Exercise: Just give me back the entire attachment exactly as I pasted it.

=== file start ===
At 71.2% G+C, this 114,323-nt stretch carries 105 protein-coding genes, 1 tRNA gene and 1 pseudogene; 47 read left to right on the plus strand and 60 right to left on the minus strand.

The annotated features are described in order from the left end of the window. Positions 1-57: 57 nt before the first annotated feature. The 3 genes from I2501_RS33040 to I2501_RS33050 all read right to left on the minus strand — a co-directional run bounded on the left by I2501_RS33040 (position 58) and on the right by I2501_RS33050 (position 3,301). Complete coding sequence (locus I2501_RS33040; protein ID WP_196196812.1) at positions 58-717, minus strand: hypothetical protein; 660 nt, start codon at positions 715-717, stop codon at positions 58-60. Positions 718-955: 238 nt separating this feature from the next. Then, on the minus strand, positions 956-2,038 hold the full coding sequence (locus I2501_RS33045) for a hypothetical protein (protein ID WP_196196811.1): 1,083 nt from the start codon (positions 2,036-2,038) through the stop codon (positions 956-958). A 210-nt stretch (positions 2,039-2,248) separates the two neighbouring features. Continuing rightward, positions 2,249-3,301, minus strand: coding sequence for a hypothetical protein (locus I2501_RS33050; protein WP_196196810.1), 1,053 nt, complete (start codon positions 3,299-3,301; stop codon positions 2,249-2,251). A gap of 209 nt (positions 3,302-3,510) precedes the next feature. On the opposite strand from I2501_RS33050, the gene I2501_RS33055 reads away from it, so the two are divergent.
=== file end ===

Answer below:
At 71.2% G+C, this 114,323-nt stretch carries 105 protein-coding genes, 1 tRNA gene and 1 pseudogene; 47 read left to right on the plus strand and 60 right to left on the minus strand.

The annotated features are described in order from the left end of the window. Positions 1-57: 57 nt before the first annotated feature. The 3 genes from I2501_RS33040 to I2501_RS33050 all read right to left on the minus strand — a co-directional run bounded on the left by I2501_RS33040 (position 58) and on the right by I2501_RS33050 (position 3,301). Complete coding sequence (locus I2501_RS33040; protein ID WP_196196812.1) at positions 58-717, minus strand: hypothetical protein; 660 nt, start codon at positions 715-717, stop codon at positions 58-60. Positions 718-955: 238 nt separating this feature from the next. Then, on the minus strand, positions 956-2,038 hold the full coding sequence (locus I2501_RS33045) for a hypothetical protein (protein ID WP_196196811.1): 1,083 nt from the start codon (positions 2,036-2,038) through the stop codon (positions 956-958). A 210-nt stretch (positions 2,039-2,248) separates the two neighbouring features. Continuing rightward, positions 2,249-3,301, minus strand: coding sequence for a hypothetical protein (locus I2501_RS33050; protein WP_196196810.1), 1,053 nt, complete (start codon positions 3,299-3,301; stop codon positions 2,249-2,251). A gap of 209 nt (positions 3,302-3,510) precedes the next feature. On the opposite strand from I2501_RS33050, the gene I2501_RS33055 reads away from it, so the two are divergent.